Capillary puncture is one of the three general methods of blood specimen collection. Called capillary puncture because blood comes from the capillaries, it is usually the preferred method of collection in infants and in adults when venipuncture is not feasible.
Sterile dry cotton
Sterile wet cotton
Lancet or penlet
Capillary tube of capillette or an appropriate collection vessel
The practitioner prepares materials and place them within reach.
They then identify the patient properly by asking his/her name.
A suitable site is selected, usually the ring finger of the left hand for adults and the big heel or big toe for infants.
The site of puncture is sterilized from the center going outwards in a circular manner.
With a smooth and deliberate manner, the site is punctured.
The first blood is wiped and the specimen is collected making use of the capillary tubes or other appropriate container.
The wound is pressed for 3-5 minutes and a sterile dry cotton and a micropore are applied.
Practitioners should smile and introduce themselves before asking the name of the patient.
They should give a brief description of the test to be done.
Children 5 years old and below would most likely would need a restraining blanket or device.
Older children will usually understand if the doctor explains why they need to perform the procedure. The practitioner needs to make them an active participant by making them understand that they need their cooperation for the success of the blood collection.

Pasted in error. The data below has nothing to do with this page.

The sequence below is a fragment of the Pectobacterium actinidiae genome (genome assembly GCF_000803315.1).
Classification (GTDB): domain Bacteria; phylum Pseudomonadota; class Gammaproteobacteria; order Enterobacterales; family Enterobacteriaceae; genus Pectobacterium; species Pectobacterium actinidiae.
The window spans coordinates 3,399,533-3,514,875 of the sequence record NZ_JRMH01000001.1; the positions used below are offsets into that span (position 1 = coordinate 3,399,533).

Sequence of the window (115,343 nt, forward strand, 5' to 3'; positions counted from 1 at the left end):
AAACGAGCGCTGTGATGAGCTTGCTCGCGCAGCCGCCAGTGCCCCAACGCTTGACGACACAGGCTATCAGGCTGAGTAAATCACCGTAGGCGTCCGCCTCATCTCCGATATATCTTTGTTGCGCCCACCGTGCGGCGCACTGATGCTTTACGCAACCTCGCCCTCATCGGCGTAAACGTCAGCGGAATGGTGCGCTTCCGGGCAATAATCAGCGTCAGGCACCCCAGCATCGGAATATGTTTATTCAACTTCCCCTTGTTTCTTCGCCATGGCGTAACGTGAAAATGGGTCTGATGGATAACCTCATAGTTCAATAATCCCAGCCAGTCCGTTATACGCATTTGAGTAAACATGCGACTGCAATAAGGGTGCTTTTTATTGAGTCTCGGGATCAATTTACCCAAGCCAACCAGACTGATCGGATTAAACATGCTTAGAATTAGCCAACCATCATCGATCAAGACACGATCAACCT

The other pads of the fingers and the earlobes are other alternative capillary puncture sites. Determine which is best for your patient by examining the site.
Practitioners should say thank you after the procedure.
The practitioner should not state the patient’s name but let the patient state it. The patient may not hear correctly and still say yes or no. He may state it, or have him spell it out, or best if he can write it down; and then patient identification can be done properly.
The practitioner’s material should not be near the patient, especially if the patient is a child. Children can pull the material.
The practitioner should not underestimate children. They can become stronger when intimidated and afraid. They should be restrained properly.
The practitioner should not puncture sites which have hematoma or bruises.
The practitioner should wipe the first drop of blood, as it contains mainly tissue juices and may yield inaccurate results.
If the test is bleeding time (BT) or clotting time (CT) then the practitioner should not wipe the first drop of blood. There is protocol with these two tests.
The practitioner should make sure that all materials are sterile and dry to prevent infecting the patient and contaminating the blood samples.